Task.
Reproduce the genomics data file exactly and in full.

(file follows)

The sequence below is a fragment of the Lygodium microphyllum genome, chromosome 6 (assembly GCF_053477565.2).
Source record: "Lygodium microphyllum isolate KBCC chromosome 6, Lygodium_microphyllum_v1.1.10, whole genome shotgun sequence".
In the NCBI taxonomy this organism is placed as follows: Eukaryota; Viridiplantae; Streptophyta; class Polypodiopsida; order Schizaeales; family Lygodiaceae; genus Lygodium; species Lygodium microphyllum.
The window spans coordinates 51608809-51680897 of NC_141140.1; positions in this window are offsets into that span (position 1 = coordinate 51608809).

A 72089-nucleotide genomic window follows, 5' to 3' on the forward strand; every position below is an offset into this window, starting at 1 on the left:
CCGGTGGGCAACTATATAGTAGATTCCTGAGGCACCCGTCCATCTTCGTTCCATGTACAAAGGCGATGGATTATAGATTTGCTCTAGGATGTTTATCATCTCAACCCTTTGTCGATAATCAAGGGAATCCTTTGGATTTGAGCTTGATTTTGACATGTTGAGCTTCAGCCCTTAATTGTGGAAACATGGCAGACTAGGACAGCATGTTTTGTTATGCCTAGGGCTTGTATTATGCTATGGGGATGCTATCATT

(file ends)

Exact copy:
The sequence below is a fragment of the Lygodium microphyllum genome, chromosome 6 (assembly GCF_053477565.2).
Source record: "Lygodium microphyllum isolate KBCC chromosome 6, Lygodium_microphyllum_v1.1.10, whole genome shotgun sequence".
In the NCBI taxonomy this organism is placed as follows: Eukaryota; Viridiplantae; Streptophyta; class Polypodiopsida; order Schizaeales; family Lygodiaceae; genus Lygodium; species Lygodium microphyllum.
The window spans coordinates 51608809-51680897 of NC_141140.1; positions in this window are offsets into that span (position 1 = coordinate 51608809).

A 72089-nucleotide genomic window follows, 5' to 3' on the forward strand; every position below is an offset into this window, starting at 1 on the left:
CCGGTGGGCAACTATATAGTAGATTCCTGAGGCACCCGTCCATCTTCGTTCCATGTACAAAGGCGATGGATTATAGATTTGCTCTAGGATGTTTATCATCTCAACCCTTTGTCGATAATCAAGGGAATCCTTTGGATTTGAGCTTGATTTTGACATGTTGAGCTTCAGCCCTTAATTGTGGAAACATGGCAGACTAGGACAGCATGTTTTGTTATGCCTAGGGCTTGTATTATGCTATGGGGATGCTATCATT